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Kevin J. Maroney [userpic]

What's my favorite mint?

November 23rd, 2008 (03:08 pm)
current mood: fired up
current song: Divaville Lounge "The Greater War at Sea" special

Im-peach-mint.

I realize that the calm, cool, collected Wise Men who have deigned to become the new government will never, ever follow through on this, but:

Impeachment and conviction of federal officials is not limited to the time that they are in office. Bush, Cheney, Rove, Rice, Card, Libby, Addington, Rumsfeld, Gonzales, Mukasey, Paulson--they can all be impeached and convicted even after January 20. (Greenspan I'm not so sure of, but boy, he deserves it good and hard too.)

It's would be a huge gesture of tremendous symbolic import, yes, but it's not just possible, it's useful. Impeachment and conviction aren't just empty gestures.

Impeachment and conviction could open the path to federal criminal indictment. Executive privilege is sharply curtailed in impeachment cases, so this might be the only way to get certain types of information out of the smoldering ruins of the Bush White House. And practically, one of the penalties of conviction is that the convict is barred from holding federal office in the future. Several of those most at the heart of the Bush/Cheney criminal conspiracy are still young enough that they might aspire to return to public office, and they must be completely repudiated.

If Bush gives out pardons as he is expected to, impeachment is the only path we, the American people, will have to find out what has been done, by whom, and to hold them accountable.

(Of course, as a number of people have observed, if Bush pardons people for any theoretical war crimes, that opens them up explicitly to trial at the International Criminal Court, which can only step in once the malefactors' home nation has proven its unwillingness or inability to prosecute under its own laws. Impeachment would be like hanging a sign saying, "These are your targets.")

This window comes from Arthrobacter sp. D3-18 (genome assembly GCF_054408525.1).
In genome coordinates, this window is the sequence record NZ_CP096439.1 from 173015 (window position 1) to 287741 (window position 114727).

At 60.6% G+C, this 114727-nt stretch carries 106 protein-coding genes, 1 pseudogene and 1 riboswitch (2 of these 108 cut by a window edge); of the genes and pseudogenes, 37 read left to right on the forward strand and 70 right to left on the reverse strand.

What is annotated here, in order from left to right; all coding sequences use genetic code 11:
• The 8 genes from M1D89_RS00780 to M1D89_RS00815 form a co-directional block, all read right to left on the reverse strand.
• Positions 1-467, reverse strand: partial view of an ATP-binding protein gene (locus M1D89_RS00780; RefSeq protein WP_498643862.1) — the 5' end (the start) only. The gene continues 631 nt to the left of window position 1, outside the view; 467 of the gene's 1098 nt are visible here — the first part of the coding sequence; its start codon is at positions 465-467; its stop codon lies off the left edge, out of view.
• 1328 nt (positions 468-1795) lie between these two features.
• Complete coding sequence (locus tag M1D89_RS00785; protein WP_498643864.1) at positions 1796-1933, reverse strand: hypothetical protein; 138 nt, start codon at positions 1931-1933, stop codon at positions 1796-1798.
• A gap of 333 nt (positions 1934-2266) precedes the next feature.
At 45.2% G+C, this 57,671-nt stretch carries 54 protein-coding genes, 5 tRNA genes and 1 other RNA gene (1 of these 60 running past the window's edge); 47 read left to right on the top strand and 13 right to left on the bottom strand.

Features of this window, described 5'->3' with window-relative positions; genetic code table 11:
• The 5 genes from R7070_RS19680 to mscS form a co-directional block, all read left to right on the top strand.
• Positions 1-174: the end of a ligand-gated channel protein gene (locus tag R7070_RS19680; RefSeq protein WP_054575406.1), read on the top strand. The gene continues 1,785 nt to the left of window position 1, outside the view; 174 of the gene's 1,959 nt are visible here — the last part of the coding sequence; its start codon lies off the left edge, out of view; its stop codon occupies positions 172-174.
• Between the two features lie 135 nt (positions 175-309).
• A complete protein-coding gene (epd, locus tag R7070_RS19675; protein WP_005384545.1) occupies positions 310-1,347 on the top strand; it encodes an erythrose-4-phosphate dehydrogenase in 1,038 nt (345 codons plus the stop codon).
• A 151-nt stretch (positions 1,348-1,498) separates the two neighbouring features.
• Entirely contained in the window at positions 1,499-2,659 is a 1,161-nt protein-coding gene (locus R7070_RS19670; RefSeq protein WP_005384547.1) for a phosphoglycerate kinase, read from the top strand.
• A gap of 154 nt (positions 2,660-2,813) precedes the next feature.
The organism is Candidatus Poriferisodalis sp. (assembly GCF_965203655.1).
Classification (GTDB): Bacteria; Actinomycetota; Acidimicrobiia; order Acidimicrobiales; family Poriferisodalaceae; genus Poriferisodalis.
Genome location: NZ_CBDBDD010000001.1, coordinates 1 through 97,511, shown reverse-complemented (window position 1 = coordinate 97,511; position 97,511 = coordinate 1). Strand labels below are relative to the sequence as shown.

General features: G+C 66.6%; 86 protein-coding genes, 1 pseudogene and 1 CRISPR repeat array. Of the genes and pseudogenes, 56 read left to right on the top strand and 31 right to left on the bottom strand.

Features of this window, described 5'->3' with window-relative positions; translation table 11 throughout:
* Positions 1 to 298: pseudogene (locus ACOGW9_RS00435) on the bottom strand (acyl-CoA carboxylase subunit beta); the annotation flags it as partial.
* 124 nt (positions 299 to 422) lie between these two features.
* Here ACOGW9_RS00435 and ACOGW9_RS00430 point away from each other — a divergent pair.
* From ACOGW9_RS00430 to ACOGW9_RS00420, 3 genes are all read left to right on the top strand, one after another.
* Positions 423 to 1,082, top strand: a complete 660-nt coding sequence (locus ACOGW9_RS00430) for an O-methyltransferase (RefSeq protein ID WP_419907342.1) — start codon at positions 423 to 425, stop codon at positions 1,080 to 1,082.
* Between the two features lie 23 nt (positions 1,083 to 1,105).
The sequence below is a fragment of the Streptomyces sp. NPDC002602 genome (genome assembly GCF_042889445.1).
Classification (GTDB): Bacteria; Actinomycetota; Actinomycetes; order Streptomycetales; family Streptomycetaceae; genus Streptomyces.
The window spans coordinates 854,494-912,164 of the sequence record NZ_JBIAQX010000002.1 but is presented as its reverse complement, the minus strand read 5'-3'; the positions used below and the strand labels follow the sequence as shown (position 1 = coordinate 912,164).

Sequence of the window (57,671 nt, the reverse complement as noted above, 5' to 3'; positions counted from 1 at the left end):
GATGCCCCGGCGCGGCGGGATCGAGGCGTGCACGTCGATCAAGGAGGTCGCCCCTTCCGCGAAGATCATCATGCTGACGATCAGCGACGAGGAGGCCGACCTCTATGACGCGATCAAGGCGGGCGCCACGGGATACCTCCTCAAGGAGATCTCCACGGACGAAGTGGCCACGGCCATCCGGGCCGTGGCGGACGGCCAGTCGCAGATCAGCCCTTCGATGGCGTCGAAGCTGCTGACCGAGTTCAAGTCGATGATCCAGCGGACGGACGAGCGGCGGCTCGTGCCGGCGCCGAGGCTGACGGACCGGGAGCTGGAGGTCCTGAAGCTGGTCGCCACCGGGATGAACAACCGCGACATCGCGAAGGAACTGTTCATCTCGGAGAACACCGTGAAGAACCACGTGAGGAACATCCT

It will never happen, of course. I'm nearly certain that a major point of the wireless surveillance program was to gather blackmail data on members of Congress. (I mean, c'mon, do you think for an instant that Dick Cheney and Karl Rove, given unlimited computing power and the cooperation of almost every US telephony company, would pause even for three seconds before ordering the NSA to datamine the Senate?)

Still:

Comments

Posted by: Sarah Ovenall (sarah_ovenall)
Posted at: November 23rd, 2008 09:57 pm (UTC)

Hey thanks for listening! You know what they say, all the nice girls love a sailor.

Posted by: Kevin J. Maroney (womzilla)
Posted at: November 23rd, 2008 10:05 pm (UTC)

If I'm home on a Sunday afternoon, I always listen.

Posted by: Max (nppyinzer)
Posted at: November 23rd, 2008 11:39 pm (UTC)

I have the same slogan as that sign on a bumper sticker on my car. And I've decided that it's going to stay there, not only as a reminder that the current band of miscreants can still be punished, but as a reminder that it's just as patriotic to keep your eye on the politicians you agree with as the ones you don't.

Posted by: MIKE SHERWOOD (dmsherwood53)
Posted at: November 24th, 2008 12:10 am (UTC)
Nice but Yeah It'll never happen

Politicians look out for each other even more than science-fiction fans. DON'T set a precedent is their Asmovian 1st, 2nd & 3rd law.

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